The best defense against KHV is a lengthy quarantine. In quarantine; heat, salt and Supaverm could be recommended but nothing but extended time can really exclude the virus.
The best defense against KHV is a lengthy quarantine.
In an outbreak - HEAT IS CURATIVE of the symptoms, (not necessarily the virus) but there are numerous difficulties.
For the hobbyist - when beloved fish matter:
I have saved just about every KHV fish I have been shipped by employing high heat and medicated food. Sometimes a person really loves a particular fish, or particular group of fish, so letting them all die is not a pleasant option. By heating, a person can save most of their affected fish, and continue to enjoy the collection as a closed "KHV Positive" collection. One advantage is that you can get all the free fish you want from the hundreds of cases across the USA - if you simply offer to give the survivors a home.
Heating fish has its drawbacks.
You must understand that if you heat a bacterial infection, the bacterial pathogen gets a metabolic advantage and accelerates its destructive path. The same is true for parasites. When you heat certain (if not most) parasites, they get a metabolic boost and proliferate explosively. So, if you blindly heat groups of fish to curb the obvious or latent KHV infection, you risk heating up another problem. But there are solutions to this quandary. Simply treating bacterial infections in the Qtank as you heat tends to limit the problem of accelerating a bacterial issue. Also, developing superior "shotgun" parasite regimens in heated facilities, or better still, using a microscope in these facilities, will prevent you from boosting a parasitic outbreak.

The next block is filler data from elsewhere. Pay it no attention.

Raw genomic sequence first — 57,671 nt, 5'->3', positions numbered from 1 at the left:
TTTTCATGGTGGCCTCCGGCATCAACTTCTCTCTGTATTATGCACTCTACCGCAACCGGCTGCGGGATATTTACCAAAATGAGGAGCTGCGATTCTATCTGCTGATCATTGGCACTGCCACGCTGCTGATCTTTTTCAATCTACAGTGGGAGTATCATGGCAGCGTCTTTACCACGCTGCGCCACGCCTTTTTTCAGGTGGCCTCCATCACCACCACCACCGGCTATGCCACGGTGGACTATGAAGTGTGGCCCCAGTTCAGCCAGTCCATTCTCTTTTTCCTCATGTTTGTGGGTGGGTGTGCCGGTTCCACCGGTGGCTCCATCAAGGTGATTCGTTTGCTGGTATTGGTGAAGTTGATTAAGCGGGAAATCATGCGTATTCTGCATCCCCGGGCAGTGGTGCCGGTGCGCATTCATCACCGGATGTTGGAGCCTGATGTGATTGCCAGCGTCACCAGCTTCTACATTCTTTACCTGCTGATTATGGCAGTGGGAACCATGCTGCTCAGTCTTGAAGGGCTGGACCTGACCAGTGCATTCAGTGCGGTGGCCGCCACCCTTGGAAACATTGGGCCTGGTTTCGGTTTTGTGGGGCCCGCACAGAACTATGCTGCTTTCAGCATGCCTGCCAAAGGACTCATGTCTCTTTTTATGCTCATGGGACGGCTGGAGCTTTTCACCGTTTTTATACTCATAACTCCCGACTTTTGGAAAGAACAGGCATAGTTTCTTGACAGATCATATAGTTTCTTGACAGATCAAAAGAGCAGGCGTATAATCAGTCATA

If you can diagnose or create a scenario without parasitic or bacterial threats, you are in a good position to "heat out" the KHV which may be carried by a group of fish, but there are two other variables.
Heating lots of water isn't easy.
The bucketwarmers shown above are forty dollars ar most tool rentals, painting supply places, or Lowe's. They can be variable in their power. The ones shown are 1500 Watts each. They occur in wattages up to 2000 Watts. As a rule of thumb, against a low outdoor temperature in a semi-insulated tub or vat, you would need one thousand Watts per two hundred gallons in order to achieve and maintain sufficient heat.
The thermostat is a Ranco Nema 4X Indoor Outdoor thermostat and is available from Grainger.
Wiring the paint bucket warmers to the theromstat is as easy as the diagram, but if you want to preserve the relative safety of having a "ground" (reduces chances of being electrocuted, which is a good thing), you will probably need an electrician to help you bypass the thermostat with the ground lead and let the thermostat just have the hot wires.